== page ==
A bridging loan is a short-term funding option aimed at those who own land or property. As the name suggests, bridging loans are designed to ‘bridge’ the gap between your current circumstances and other funds becoming available, such as payment from a customer, or a more long-term loan agreement elsewhere.
A bridging loan is only suitable as a short-term funding option. Prior to taking a bridging loan you need to be sure that you have a guaranteed sum of money in the pipeline which can clear the loan in full. If you are in any doubt about your ability to do this, you should consider an alternative source of funding.
The loan can be taken on either an ‘open’ or ‘closed’ basis – this refers to the period of time the loan is set to run for. If the borrower has a set repayment date in place, then the loan will be taken on a closed basis. Closed bridging loans usually run for a couple of months, or even weeks in some cases. An open bridging loan is for borrowers who cannot commit to an exact repayment date.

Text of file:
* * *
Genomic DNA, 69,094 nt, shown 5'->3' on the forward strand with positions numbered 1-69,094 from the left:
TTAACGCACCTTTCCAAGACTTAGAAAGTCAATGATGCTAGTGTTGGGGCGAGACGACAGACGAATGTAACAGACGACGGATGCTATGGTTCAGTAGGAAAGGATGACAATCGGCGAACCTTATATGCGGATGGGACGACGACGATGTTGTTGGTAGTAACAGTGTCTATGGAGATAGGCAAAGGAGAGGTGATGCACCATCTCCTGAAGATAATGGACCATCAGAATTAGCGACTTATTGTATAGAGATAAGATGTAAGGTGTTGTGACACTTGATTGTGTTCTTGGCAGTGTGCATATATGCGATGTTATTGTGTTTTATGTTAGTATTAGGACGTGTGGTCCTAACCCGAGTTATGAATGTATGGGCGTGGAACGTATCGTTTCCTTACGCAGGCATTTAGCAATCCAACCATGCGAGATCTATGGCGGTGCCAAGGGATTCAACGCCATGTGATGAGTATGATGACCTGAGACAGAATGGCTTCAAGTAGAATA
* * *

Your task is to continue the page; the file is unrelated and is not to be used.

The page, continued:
Bridging loans are a secured form of borrowing, so you will need to have a high-value asset, typically land or property, in order to obtain this type of lending. The amount you can borrow will be determined by the value of the asset the loan is secured against. You will have to pay interest on the amount borrowed, and there will also be additional fees and charges imposed by the lender.
There are different types of bridging loans available, so you should ensure you choose one that best meets your requirements. Some require monthly payments to cover the interest – others do not ask for monthly payments, but instead the entire sum you borrowed, plus the interest and fees, to be repaid in one lump sum.